What's 'Casablanca' Without Nazis? After WWII, German Audiences Found Out The original Casablanca was passionately anti-Nazi. But when it was dubbed for German audiences, Warner Bros. deleted all scenes with Nazis in them, and almost all mention of the war.

What's 'Casablanca' Without Nazis? After WWII, German Audiences Found Out

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RAY SUAREZ, HOST:

The classic World War II film "Casablanca" premiered 75 years ago. It's a story of romance, intrigue and sacrifice. It's also a passionately anti-Nazi movie. But in Germany, "Casablanca" was edited to create a very different film. Reporter Izzy Ross has that story.

ISABELLE ROSS, BYLINE: "Casablanca" was released in the U.S. in 1942 in the middle of the Second World War. It was released in Germany in 1952 after the war was over. In the German version, Warner Brothers deleted all scenes with the Nazis and almost all mention of the war. Remember, "Casablanca" is a movie about Nazis and the war. It became a completely different story. Nils Daniel Peiler co-authored a book on film dubbing in Germany.

NILS DANIEL PEILER: Everything had to be changed for this first version, even in very tiny details.

ROSS: The scene where customers at Rick's drown out German soldiers with the French anthem, La Marseillaise?

(SOUNDBITE OF FILM, "CASABLANCA")

UNIDENTIFIED SINGERS: (Singing in French).

ROSS: Gone. In the German version, characters were also rewritten. Resistance fighter Victor Laszlo is turned into a Norwegian atomic physicist renamed Victor Larsen, who discovers mysterious delta rays and is on the run from Interpol.

PEILER: So all this dialogue had to be changed for this first German-dubbed versions.

ROSS: Here's Rick talking to the corrupt French policeman, Louis Renault, in the original.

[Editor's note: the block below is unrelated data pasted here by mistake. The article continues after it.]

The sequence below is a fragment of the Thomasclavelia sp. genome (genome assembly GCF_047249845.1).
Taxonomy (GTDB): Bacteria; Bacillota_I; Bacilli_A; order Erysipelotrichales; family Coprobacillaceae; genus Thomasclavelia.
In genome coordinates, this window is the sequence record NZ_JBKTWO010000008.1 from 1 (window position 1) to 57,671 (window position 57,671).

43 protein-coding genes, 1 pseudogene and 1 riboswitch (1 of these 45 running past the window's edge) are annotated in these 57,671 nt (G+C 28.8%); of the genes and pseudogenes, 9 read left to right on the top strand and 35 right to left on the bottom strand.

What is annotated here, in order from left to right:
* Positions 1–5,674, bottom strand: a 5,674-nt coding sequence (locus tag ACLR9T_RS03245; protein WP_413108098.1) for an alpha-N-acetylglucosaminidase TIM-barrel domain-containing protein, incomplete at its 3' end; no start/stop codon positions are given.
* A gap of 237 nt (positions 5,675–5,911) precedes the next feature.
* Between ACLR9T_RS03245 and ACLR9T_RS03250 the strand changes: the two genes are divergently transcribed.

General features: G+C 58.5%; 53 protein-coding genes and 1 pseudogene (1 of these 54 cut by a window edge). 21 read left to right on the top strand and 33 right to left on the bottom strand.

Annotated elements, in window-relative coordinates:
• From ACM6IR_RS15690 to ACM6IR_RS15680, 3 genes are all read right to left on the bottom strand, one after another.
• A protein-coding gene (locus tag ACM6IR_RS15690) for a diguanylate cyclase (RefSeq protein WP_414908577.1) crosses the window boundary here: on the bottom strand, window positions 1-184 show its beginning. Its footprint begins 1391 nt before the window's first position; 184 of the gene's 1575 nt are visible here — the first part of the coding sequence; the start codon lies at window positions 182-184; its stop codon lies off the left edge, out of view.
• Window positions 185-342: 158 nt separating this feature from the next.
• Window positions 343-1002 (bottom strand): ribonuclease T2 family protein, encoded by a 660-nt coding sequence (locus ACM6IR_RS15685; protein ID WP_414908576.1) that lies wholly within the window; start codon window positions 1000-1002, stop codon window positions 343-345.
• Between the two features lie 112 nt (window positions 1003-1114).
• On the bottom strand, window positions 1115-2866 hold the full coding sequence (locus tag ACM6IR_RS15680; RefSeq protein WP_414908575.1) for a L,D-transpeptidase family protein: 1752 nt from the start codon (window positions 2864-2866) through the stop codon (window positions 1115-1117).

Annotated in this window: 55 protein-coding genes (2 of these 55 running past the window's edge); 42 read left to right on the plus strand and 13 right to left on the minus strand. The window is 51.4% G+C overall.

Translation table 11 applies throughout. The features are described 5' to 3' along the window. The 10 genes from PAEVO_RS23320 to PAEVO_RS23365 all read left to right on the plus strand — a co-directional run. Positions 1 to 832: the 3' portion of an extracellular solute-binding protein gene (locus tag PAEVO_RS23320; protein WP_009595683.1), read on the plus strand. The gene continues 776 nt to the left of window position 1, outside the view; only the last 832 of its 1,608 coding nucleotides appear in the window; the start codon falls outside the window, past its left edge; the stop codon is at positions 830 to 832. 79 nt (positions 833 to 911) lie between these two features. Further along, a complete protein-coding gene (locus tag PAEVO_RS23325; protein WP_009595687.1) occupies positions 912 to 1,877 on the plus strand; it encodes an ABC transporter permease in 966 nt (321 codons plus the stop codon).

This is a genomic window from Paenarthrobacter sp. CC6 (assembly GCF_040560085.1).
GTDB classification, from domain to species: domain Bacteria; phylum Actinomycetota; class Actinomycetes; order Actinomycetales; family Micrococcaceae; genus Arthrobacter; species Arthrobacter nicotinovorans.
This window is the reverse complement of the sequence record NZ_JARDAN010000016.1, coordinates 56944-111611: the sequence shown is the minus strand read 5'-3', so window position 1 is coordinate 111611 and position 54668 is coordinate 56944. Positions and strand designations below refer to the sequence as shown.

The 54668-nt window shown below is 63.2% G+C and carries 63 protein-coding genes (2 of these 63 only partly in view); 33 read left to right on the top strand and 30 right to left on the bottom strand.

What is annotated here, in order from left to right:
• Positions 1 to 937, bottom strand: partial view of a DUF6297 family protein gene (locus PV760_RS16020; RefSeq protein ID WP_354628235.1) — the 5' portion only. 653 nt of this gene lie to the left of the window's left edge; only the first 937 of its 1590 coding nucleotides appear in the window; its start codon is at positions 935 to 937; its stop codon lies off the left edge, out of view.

(SOUNDBITE OF FILM, "CASABLANCA")

PEILER: (As Captain Louis Renault) Rick, Laszlo must never reach America. He stays in Casablanca.

HUMPHREY BOGART: (As Rick Blaine) It will be interesting to see how he manages.

PEILER: (As Captain Louis Renault) Manages what?

BOGART: (As Rick Blaine) His escape.

PEILER: (As Captain Louis Renault) Or what I just told you...

BOGART: (As Rick Blaine) Stop it. He escaped from a concentration camp. The Nazis have been chasing him all over Europe.

(SOUNDBITE OF FILM, "CASABLANCA")

UNIDENTIFIED ACTOR: (As Rick Blaine, speaking German).

ROSS: In the German version, Rick doesn't mention the Nazis or say concentration camp. Instead, the dubbing actor says - he broke out of jail and has escaped many people before you. The film was released in what was then West Germany, and Warner Brothers made these changes to appeal to German audiences and to get approved by the FSK, an industry-run German film board similar to the Motion Picture Association.

JENNIFER KAPCZYNSKI: I think there were certainly plenty of West German audiences that were not eager to be confronted with certain aspects of the Second World War, but the notion that West Germans were not remembering the Second World War is simply patently false.

ROSS: Jennifer Kapczynski's a professor of German Studies at Washington University in St. Louis. After the war, people were reticent to talk about Naziism. And governmental and cultural organizations were cautious.

KAPCZYNSKI: There is this sense that in showing characters from the Nazi past and the figure of Hitler absolutely, there is this danger of perhaps awakening in people a desire for a period of time, a period in history from which they are absolutely cut off. It might reawaken these lingering desires for a fascist history.

KAPCZYNSKI: Because of these edits, the German "Casablanca" was about 25 minutes shorter than the original? When it was released, it did well at the box office. According to Peiler, German movie critics gave it lukewarm reviews.

PEILER: It was considered just a typical Warner Brothers picture starring Ingrid Bergman.

ROSS: In the decades since, Germany openly confronted its role in World War II in schools, public memorials and laws. It took until 1975 for redubbed "Casablanca" to air in Germany, which was true to the original. For NPR News, I'm Izzy Ross.

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